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The new Pathfinder's 3.5-liter V6 doesn't have the thrust of the 4.0-liter six that powered the third generation, particularly in the torque department, but with its reduced mass the power-to-weight ratios work out about the same, as does acceleration from a standing start: expect 60 mph to come up in about 7.5 seconds.
There's also enough thrust to make two-lane highway passing a reasonable exercise, even with family occupying all the seats.
On the other hand, while throttle response is prompt, putting the pedal to the metal doesn't always produce maximum haste. Blame the CVT for this. Nissan has done more with CVT development than any other carmaker, to exploit the virtues of this transmission type in terms of fuel economy.
But big throttle demands will still provoke a bit of the asthmatic wheezing that's been a CVT characteristic, as well as the sense of slipping clutch as the transmission's belt mechanism catches up to the engine.
Steering is another soft suit. Like most carmakers, Nissan has adopted an electric power steering system, a fuel economy measure. Also like most, the system varies power assist as a function of speed: the higher the speed, the lower the assist. However, in the Pathfinder, the system is basically numb, providing almost no tactile information to the driver. As a consequence, the driver finds him or her self making tiny adjustments during cornering maneuvers, matching intention to the vehicle's actual response.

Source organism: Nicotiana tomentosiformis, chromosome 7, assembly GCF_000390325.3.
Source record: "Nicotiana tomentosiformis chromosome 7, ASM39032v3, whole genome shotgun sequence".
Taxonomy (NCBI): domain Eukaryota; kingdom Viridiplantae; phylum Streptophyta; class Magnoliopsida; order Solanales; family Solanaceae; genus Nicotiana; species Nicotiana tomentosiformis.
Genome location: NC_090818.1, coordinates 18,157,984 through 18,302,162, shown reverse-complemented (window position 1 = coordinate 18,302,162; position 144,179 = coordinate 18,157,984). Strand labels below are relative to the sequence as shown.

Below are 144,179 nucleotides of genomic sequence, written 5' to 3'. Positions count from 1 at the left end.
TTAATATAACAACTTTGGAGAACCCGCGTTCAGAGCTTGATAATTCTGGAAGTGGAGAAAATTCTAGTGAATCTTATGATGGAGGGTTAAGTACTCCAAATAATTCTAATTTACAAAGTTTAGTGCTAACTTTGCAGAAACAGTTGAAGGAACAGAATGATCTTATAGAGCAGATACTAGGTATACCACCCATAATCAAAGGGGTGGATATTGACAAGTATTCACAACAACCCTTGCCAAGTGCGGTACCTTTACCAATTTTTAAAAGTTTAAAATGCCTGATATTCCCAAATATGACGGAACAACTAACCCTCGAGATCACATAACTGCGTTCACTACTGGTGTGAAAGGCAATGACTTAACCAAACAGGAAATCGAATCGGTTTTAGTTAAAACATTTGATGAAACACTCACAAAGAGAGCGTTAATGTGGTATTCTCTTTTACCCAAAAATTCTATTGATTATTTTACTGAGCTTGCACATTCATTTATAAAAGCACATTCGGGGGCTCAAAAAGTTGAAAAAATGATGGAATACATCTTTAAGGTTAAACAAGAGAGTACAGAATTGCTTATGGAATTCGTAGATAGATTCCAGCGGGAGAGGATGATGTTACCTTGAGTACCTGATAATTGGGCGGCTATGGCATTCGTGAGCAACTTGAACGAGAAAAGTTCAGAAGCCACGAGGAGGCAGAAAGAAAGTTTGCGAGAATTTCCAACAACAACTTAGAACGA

A relatively slow steering ratio, 3.3 turns lock to lock, doesn't do much to enhance the experience.
Still, if the Pathfinder's dynamic persona is all but devoid of fun, it has other virtues. The suspension tuning, for example, strikes an excellent balance between ride comfort and limited body roll in hard cornering. There's enough compliance to smooth out nasty patches and freeway expansion joints, with enough roll stiffness to provide decisive responses in situations requiring quick maneuvers.
Braking is a strong suit, with excellent pedal feel that makes it easy for the driver to modulate pressure.
With a long wheelbase and modest ground clearance, the latest Pathfinder isn't designed for tough off-road use. The simplified four-wheel drive system provides three settings: front-drive, automatic (sending power to the rear wheels when the fronts begin to slip), and four-wheel lock, which fixes front/rear torque split at 50/50. It should serve well in wet, slushy, and icy road conditions, but it's not on the same page as its predecessor for serious off-roading.
Let's not forget towing. Nissan is proud of the new Pathfinder's capability; 5000 pounds is high for a vehicle with front-wheel-drive architecture (Nissan claims best in class), and a noteworthy achievement for a CVT vehicle. It would resonate even better if the previous Pathfinder hadn't been capable of dragging 7000 pounds.
Still, assessed as an all-purpose family hauler, the Pathfinder's dynamics grade out quite well. The overall priority may be smooth ride and quiet comfort, but not at the expense of competence.